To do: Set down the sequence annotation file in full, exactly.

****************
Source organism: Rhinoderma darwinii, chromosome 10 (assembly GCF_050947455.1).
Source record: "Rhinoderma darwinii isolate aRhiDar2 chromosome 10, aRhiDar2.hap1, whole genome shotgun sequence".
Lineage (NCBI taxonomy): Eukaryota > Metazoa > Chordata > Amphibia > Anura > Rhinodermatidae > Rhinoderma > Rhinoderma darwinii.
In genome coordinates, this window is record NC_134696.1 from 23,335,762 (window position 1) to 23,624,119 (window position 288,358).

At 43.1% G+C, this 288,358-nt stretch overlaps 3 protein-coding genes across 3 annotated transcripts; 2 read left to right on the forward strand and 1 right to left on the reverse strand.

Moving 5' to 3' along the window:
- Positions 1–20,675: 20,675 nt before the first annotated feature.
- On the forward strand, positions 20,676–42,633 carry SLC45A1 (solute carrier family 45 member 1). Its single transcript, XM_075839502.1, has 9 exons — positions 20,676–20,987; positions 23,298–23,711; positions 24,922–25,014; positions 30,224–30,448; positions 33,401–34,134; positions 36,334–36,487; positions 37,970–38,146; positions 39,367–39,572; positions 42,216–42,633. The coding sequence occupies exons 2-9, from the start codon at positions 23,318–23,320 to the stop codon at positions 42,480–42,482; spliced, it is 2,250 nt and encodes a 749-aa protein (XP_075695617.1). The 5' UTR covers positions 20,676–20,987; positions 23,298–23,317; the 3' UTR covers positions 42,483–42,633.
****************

Source organism: Rhinoderma darwinii, chromosome 10 (assembly GCF_050947455.1).
Source record: "Rhinoderma darwinii isolate aRhiDar2 chromosome 10, aRhiDar2.hap1, whole genome shotgun sequence".
Lineage (NCBI taxonomy): Eukaryota > Metazoa > Chordata > Amphibia > Anura > Rhinodermatidae > Rhinoderma > Rhinoderma darwinii.
In genome coordinates, this window is record NC_134696.1 from 23,335,762 (window position 1) to 23,624,119 (window position 288,358).

At 43.1% G+C, this 288,358-nt stretch overlaps 3 protein-coding genes across 3 annotated transcripts; 2 read left to right on the forward strand and 1 right to left on the reverse strand.

Moving 5' to 3' along the window:
- Positions 1–20,675: 20,675 nt before the first annotated feature.
- On the forward strand, positions 20,676–42,633 carry SLC45A1 (solute carrier family 45 member 1). Its single transcript, XM_075839502.1, has 9 exons — positions 20,676–20,987; positions 23,298–23,711; positions 24,922–25,014; positions 30,224–30,448; positions 33,401–34,134; positions 36,334–36,487; positions 37,970–38,146; positions 39,367–39,572; positions 42,216–42,633. The coding sequence occupies exons 2-9, from the start codon at positions 23,318–23,320 to the stop codon at positions 42,480–42,482; spliced, it is 2,250 nt and encodes a 749-aa protein (XP_075695617.1). The 5' UTR covers positions 20,676–20,987; positions 23,298–23,317; the 3' UTR covers positions 42,483–42,633.